José Cárdenas: What was the nature of your involvement in the litigation, you personally as a representative of friendly house?

Terri Leon: During that time, in 2010, the organization was going through a period of transition. The former CEO had retired, and I was serving as the interim CEO. At the time was when everything was happening, when the governor had signed the bill into law, and there was -- the organization challenged, along with many organizations -- challenged the civil rights, stating it was a violation of civil rights. It was challenged in the court. At that time, serving as the interim leader, my role was to stand up and speak out on behalf of the immigrants whose rights were being violated. I took that really seriously, José, because we had been serving the community for 92 years. We really earned the trust of our clients that we served, and I really felt that we couldn't let them down at this time when it was so critical.

José Cárdenas: Initially the lawsuit was successful. It got an injunction. Ironically, this week, the injunction's been dissolved and enforcement at least of one critical part of the legislation will go forward. How do you feel about that?

Terri Leon: Well, it's unfortunate. I think it puts more pressure on us now as a community to really watch carefully to document carefully and build a case, if these violations do occur, which I believe they will, we were prepared to adequately defend them in the courts.

José Cárdenas: Now, through your years of service to the Hispanic community was the basis of your receipt of this award and particularly your involvement in the SB 70 litigation. Let's talk a little about the award itself. Tell us about Raul a little bit, and then let's talk about the basis for you getting the award.

Terri Leon: Raul is one of the greatest civil rights leaders of our time, I believe. He was the founder of national Counsel, la rasa, a national civil rights organization, and really focused on Latino rights and issues that impacted the community. He retired and, when he retired, he came to Arizona and actually served here at Arizona state university as part of the community development civil rights center. And that center really focuses on ensuring that building a bridge between the relationship with the university and the Latino community, and so they focus on programs like -- that would focus on programs that would recruit Latino students, retain students. One of their top-notch programs is the American dream academy. They really worked with students; reached out to students, brought them to the university, got them exposed to the university in ways that probably they never would otherwise.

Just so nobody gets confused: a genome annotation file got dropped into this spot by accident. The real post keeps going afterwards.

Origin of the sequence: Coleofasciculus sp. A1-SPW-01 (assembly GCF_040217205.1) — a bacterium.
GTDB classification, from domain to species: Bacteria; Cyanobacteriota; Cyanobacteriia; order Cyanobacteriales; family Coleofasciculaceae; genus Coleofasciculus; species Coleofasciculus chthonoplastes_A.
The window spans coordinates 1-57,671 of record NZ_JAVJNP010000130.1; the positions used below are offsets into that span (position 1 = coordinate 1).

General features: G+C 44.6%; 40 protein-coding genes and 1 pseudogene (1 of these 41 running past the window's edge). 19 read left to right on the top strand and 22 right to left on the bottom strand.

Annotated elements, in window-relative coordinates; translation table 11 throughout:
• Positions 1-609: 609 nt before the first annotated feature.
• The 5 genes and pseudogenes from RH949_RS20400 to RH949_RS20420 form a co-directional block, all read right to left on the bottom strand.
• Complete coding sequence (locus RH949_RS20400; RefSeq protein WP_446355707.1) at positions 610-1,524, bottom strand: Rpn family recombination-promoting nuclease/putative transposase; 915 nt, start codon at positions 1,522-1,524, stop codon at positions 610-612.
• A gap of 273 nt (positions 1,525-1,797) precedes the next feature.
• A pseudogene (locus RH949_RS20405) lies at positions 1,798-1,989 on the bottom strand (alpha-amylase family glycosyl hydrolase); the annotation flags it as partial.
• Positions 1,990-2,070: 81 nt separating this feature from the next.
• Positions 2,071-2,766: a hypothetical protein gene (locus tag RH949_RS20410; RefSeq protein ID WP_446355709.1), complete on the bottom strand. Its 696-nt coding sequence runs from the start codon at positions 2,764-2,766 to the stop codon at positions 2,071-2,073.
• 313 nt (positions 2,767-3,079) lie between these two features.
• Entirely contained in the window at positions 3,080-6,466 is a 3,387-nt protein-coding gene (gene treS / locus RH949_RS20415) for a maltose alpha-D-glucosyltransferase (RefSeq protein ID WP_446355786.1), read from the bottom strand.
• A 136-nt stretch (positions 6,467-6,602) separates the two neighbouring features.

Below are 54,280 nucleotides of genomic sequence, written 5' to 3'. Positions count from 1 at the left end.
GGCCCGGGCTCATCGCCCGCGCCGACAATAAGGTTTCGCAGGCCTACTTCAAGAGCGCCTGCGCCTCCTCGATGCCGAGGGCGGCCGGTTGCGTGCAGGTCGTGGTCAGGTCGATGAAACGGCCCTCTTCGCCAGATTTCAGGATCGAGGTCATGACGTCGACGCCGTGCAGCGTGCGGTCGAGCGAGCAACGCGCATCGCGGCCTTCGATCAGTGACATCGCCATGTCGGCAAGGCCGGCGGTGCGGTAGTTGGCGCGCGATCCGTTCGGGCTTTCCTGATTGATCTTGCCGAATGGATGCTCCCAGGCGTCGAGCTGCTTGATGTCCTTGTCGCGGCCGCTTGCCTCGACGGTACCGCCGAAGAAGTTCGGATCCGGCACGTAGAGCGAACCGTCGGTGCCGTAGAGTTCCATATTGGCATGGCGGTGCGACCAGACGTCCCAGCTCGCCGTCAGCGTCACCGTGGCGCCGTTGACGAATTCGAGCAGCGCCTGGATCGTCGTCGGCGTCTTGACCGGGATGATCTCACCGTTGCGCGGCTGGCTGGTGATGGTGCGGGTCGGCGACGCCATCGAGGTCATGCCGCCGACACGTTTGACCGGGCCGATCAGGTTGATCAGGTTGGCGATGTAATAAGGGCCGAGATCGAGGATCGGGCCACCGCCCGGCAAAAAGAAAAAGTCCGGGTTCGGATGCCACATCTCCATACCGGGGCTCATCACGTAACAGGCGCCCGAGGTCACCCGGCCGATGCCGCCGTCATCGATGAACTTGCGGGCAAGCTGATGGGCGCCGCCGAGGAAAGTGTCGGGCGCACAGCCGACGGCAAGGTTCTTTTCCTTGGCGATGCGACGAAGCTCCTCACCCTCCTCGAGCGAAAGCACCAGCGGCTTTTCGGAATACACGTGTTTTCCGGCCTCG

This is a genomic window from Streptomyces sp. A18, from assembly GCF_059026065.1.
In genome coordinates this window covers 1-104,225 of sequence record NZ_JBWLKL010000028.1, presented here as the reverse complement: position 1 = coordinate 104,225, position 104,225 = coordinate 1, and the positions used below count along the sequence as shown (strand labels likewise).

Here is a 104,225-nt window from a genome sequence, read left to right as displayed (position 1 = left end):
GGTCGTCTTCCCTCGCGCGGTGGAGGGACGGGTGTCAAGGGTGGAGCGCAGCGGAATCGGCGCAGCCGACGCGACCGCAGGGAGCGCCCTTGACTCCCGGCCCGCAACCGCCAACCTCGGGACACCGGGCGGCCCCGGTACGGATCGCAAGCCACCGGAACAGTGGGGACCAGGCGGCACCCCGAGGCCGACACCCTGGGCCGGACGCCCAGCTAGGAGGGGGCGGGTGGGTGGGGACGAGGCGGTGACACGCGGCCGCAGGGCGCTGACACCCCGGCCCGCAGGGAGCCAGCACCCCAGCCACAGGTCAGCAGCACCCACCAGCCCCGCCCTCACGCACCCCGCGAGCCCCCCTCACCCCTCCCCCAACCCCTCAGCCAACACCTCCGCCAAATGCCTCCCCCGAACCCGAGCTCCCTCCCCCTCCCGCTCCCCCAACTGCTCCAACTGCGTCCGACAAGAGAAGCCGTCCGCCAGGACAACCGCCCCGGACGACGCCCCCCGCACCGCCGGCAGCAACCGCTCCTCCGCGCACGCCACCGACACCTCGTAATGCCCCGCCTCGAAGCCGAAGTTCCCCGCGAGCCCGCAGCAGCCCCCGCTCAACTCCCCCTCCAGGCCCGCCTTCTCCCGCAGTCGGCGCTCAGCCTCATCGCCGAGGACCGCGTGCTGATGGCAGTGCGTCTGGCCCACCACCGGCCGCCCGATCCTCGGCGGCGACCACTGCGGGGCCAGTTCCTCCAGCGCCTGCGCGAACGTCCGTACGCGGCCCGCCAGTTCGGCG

José Cárdenas: We've got about a minute left in the show. Tell us what it meant to you to receive this award.

Terri Leon: Raul is a great civil rights leader, and the young lady that nominated me for this position, she was Raul's personal assistant for many years when he worked here at the university and also did work for him when he was with NCLR. So to be nominated by somebody who worked so closely with him, to me that was a real honor, so I really appreciate the vote of confidence. Raul was a great leader, and I certainly don't feel like I come close to filling his shoes. But it was just a real honor in my role at friendly house because I feel, as an organization, they did fill those shoes, and I was very proud to be a part of that.

José Cárdenas: Congratulations to you for getting the award, and thank you for joining us. Terri Leon.

Terri Leon:Program Officer, Virginia G. Piper Charitable Trust;